For OSU and other teams, rankings matter later, not now

Brad Fuqua / Corvallis Gazette-Times /

Published Aug 23, 2013 at 05:00AM

The preseason college football polls have all been released and it’s no surprise to see two-time defending national champion Alabama in the top spot.

Oregon State is ranked No. 25 in both The Associated Press and the USA Today polls. Dating back to last season, the Beavers have now been ranked in the AP’s Top 25 for 13 straight weeks and will open the season ranked for the first time since 2010.

Of course, it’s not where you begin the season but where you finish. And OSU hopes to find itself battling among the top teams when the bowls arrive.

Historically, the Beavers have finished a season ranked a dozen times. The high point occurred in 2000 when OSU finished No. 4 in the AP, No. 5 in the coaches poll and No. 6 in the BCS following an 11-1 season and a 41-9 win over Notre Dame in the Fiesta Bowl.

OSU’s rankings heyday was in the 1960s with ranked teams five out of seven seasons (1962-68).

In last weekend’s AP poll, the Beavers were included on 29 of the 60 ballots from the voting media.

Who has the most confidence in the Beavers to start the season? Patrick Brown, a Tennessee Volunteers beat writer for the Chattanooga Times, voted OSU in at No. 13 — five spots higher than three others who have the Beavers at No. 18 (sports writers in Massachusetts, Indiana and Nebraska).

Brown shared what he called an honest disclaimer with me that he is not the biggest proponent of having polls before October and that preseason rankings are almost purely conjecture to forecast the future.

With that in mind, he did tell me why he voted the Beavers at No. 13.

“I thought Oregon State had a strong season last year with some nice wins (UCLA, Wisconsin) and three of their four losses were by four (points) or less to solid to good teams,” Brown said. “They return two quarterbacks who were effective last season and an established playmaker at receiver and tailback and have experience up front on the offensive line.”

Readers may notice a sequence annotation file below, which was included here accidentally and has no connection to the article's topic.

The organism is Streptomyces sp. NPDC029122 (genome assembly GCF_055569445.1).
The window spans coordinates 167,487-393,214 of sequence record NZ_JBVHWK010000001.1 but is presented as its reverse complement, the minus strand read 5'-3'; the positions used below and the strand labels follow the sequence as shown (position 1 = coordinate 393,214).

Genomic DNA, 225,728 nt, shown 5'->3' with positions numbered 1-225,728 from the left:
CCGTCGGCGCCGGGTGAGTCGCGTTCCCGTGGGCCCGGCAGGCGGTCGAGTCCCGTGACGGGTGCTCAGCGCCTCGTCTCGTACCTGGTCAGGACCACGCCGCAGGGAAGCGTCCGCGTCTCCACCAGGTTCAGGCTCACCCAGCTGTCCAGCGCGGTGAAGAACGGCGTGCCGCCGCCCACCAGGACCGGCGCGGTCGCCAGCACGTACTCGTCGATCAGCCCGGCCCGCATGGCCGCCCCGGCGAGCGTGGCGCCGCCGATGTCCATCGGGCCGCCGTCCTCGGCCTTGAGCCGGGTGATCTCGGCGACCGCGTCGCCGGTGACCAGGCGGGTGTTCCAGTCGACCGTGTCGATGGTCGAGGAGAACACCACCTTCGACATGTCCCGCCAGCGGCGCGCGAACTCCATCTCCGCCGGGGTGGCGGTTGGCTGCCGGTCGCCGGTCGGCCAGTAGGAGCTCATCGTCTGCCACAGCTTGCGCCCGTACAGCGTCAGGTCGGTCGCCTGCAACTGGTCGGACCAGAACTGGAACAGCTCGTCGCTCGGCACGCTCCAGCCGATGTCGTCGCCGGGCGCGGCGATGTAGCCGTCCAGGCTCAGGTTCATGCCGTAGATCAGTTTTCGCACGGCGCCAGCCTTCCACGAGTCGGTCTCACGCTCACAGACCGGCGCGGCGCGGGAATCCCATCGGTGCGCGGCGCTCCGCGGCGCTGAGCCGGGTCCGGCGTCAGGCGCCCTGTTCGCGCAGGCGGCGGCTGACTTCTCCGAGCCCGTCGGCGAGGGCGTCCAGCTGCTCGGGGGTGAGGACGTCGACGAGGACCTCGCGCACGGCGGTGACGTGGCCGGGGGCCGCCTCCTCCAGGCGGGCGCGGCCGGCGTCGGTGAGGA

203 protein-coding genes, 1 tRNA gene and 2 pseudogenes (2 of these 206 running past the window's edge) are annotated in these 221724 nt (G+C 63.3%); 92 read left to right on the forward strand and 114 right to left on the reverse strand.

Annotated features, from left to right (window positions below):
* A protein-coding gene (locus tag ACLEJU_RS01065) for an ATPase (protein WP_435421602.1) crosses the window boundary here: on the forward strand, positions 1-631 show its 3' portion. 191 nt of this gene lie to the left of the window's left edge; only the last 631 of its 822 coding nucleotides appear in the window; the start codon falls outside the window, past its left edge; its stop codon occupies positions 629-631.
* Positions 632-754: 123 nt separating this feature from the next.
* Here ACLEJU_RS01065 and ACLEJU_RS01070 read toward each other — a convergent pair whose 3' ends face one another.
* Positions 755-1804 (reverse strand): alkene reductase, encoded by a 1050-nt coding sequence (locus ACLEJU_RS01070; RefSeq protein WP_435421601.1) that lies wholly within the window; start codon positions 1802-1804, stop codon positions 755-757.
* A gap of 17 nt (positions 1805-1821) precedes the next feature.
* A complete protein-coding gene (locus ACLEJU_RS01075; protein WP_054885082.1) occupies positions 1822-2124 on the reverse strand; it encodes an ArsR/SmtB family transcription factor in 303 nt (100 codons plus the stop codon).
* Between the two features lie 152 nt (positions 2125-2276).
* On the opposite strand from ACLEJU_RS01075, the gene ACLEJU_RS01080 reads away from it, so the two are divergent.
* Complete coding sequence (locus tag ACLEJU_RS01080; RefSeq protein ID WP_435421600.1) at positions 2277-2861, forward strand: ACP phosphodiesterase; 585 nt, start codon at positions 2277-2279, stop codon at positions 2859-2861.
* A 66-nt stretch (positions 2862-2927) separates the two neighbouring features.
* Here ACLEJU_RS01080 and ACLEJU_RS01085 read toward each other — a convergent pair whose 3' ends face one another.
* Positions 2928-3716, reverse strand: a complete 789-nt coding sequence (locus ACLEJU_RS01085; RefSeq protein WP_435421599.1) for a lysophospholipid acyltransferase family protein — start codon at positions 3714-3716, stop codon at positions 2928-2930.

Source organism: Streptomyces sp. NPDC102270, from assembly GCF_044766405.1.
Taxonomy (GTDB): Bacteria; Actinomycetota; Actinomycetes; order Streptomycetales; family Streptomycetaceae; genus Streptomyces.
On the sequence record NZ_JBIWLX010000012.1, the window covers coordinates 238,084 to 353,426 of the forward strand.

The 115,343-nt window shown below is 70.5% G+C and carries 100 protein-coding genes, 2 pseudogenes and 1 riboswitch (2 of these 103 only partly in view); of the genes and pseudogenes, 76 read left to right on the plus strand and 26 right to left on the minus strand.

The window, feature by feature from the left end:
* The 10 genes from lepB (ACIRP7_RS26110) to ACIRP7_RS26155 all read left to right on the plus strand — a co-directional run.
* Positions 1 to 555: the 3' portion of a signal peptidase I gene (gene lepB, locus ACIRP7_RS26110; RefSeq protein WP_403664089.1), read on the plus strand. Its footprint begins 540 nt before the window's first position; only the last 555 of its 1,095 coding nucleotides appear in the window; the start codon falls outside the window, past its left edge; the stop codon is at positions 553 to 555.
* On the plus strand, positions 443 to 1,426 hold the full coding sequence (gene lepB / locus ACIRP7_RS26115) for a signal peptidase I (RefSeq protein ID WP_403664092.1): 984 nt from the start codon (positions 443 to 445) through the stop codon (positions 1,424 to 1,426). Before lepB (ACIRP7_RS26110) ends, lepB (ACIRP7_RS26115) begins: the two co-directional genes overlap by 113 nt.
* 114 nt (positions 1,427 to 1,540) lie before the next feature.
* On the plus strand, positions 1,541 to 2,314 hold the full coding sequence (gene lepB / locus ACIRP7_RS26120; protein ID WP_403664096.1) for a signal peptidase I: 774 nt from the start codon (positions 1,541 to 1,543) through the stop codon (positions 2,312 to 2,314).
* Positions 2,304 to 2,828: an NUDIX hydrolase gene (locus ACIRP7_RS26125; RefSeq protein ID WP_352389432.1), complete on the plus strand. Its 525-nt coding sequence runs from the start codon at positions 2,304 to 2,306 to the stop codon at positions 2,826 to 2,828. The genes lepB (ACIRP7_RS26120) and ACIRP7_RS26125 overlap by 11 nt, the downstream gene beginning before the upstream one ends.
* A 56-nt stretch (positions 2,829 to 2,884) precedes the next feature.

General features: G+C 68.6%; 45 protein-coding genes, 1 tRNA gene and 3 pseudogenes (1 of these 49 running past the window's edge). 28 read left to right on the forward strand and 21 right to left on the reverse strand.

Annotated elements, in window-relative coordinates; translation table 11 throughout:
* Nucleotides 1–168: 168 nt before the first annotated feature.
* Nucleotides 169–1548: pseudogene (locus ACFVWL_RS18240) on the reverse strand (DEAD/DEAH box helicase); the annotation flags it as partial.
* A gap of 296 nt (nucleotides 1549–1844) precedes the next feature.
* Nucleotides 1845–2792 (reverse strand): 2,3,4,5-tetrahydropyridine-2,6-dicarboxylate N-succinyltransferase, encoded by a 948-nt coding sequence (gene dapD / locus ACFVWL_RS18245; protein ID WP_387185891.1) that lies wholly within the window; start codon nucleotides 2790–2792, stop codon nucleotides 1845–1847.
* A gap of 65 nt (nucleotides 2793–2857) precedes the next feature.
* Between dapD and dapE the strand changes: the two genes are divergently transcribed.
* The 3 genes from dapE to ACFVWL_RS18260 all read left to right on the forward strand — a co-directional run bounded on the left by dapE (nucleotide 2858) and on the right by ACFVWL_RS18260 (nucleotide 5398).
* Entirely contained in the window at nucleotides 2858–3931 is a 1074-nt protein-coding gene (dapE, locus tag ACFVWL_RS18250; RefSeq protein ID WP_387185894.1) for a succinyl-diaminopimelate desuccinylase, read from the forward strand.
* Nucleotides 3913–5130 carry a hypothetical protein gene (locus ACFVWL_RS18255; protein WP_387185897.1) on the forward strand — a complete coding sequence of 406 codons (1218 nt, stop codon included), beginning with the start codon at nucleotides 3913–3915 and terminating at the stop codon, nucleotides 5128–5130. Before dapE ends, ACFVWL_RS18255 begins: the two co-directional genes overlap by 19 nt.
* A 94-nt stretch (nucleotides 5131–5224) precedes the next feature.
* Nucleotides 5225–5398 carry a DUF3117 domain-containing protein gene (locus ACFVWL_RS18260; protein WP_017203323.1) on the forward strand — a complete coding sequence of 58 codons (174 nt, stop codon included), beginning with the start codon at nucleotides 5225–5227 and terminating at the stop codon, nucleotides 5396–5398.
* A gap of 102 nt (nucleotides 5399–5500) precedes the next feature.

Brown also mentioned another factor in his thinking — the Beavers’ games against teams from the Pac-12’s other division. OSU will play Southern California at home and also has Colorado and Utah, who were a combined 6-18 last year.

The lone voter from Oregon — Gary Horowitz of the Salem Statesman-Journal — has the Beavers at No. 21.

To me, the preseason football polls don’t mean a whole lot other than being fun to look over to see where your favorite team might be sitting.

One argument in favor of its importance could be that starting the season ranked high might allow a team with one loss to still end up in a BCS game or playing for No. 1. If your team starts out ranked low, a perfect record would likely be the only way to get into that same position.

As for accuracy, well, my colleagues in the sports media have not fared so well when it comes to predicting champions in the AP preseason poll.

Since the start of the BCS era 15 years ago, Florida State’s 1999 team and Southern Cal’s 2004 squad have been the only wire-to-wire No. 1-ranked teams. In recent years, four of the past five teams that were top-ranked in the preseason AP poll finished No. 10 or lower. Last year, preseason No. 1 USC finished 7-6 and unranked.

So, will this year’s Nos. 1 and 2 teams — Alabama and Ohio State — meet for the national title? It hasn’t happened since the 2005 season when that year’s top two preseason teams — No. 1 USC and No. 2 Texas — ended up meeting in the title game.

My own predictions? I am not well-versed enough on all of the teams to crank out a top 25 here for you but I will say this: Alabama won’t win the national championship.

Why? No reason, really, I’m just tired of SEC teams finishing No. 1.

That, and another little factoid from recent history. The SEC has won the past seven national championships, but during that stretch, teams from that conference that started the season at No. 1 did not go on to win the national title. Georgia in 2008, Florida in 2009 and Alabama in 2010 all failed in that quest.

“Someone has to beat the SEC at some point. Why not the Buckeyes?” said Bob Asmussen of the Champaign (Ill.) News-Gazette, one of two media members not to vote Alabama at No. 1, obviously in this case taking Ohio State instead.

“And the schedule is so good,” he added, “other than the final game against Michigan.”

The other non-Alabama ballot was a vote for Georgia by Glenn Guilbeau of Gannett News Services Louisiana.

“I just think it might be their turn,” Guilbeau said. “I think that’s what happens; sometimes it’s just a team’s turn.”

The Tide deserve the No. 1 preseason ranking and should remain on top until another team can beat them. But in the end, I’m ready for a Pac-12 or Big Ten team to hoist the trophy.